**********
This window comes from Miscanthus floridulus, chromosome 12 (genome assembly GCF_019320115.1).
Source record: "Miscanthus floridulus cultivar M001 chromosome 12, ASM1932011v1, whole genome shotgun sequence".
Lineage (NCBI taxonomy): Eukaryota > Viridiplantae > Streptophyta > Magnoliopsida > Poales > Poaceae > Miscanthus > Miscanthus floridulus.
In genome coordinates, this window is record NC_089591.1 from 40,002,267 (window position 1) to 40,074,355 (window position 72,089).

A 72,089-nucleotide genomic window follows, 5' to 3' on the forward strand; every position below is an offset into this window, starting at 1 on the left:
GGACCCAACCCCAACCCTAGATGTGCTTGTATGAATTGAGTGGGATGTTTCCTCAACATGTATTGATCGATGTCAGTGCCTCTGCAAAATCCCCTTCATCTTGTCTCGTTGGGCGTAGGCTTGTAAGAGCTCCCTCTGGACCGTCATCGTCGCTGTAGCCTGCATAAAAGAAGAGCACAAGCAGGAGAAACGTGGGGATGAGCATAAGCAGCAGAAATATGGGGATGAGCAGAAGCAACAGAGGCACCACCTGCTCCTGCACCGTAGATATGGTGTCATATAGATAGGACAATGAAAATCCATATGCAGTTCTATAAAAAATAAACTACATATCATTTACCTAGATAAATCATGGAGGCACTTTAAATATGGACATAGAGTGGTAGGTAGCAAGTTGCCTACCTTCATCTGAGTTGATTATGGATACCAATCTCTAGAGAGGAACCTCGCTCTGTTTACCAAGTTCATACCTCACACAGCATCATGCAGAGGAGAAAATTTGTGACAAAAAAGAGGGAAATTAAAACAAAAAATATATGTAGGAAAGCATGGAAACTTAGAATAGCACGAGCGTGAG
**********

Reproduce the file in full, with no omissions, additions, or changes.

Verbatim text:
This window comes from Miscanthus floridulus, chromosome 12 (genome assembly GCF_019320115.1).
Source record: "Miscanthus floridulus cultivar M001 chromosome 12, ASM1932011v1, whole genome shotgun sequence".
Lineage (NCBI taxonomy): Eukaryota > Viridiplantae > Streptophyta > Magnoliopsida > Poales > Poaceae > Miscanthus > Miscanthus floridulus.
In genome coordinates, this window is record NC_089591.1 from 40,002,267 (window position 1) to 40,074,355 (window position 72,089).

A 72,089-nucleotide genomic window follows, 5' to 3' on the forward strand; every position below is an offset into this window, starting at 1 on the left:
GGACCCAACCCCAACCCTAGATGTGCTTGTATGAATTGAGTGGGATGTTTCCTCAACATGTATTGATCGATGTCAGTGCCTCTGCAAAATCCCCTTCATCTTGTCTCGTTGGGCGTAGGCTTGTAAGAGCTCCCTCTGGACCGTCATCGTCGCTGTAGCCTGCATAAAAGAAGAGCACAAGCAGGAGAAACGTGGGGATGAGCATAAGCAGCAGAAATATGGGGATGAGCAGAAGCAACAGAGGCACCACCTGCTCCTGCACCGTAGATATGGTGTCATATAGATAGGACAATGAAAATCCATATGCAGTTCTATAAAAAATAAACTACATATCATTTACCTAGATAAATCATGGAGGCACTTTAAATATGGACATAGAGTGGTAGGTAGCAAGTTGCCTACCTTCATCTGAGTTGATTATGGATACCAATCTCTAGAGAGGAACCTCGCTCTGTTTACCAAGTTCATACCTCACACAGCATCATGCAGAGGAGAAAATTTGTGACAAAAAAGAGGGAAATTAAAACAAAAAATATATGTAGGAAAGCATGGAAACTTAGAATAGCACGAGCGTGAG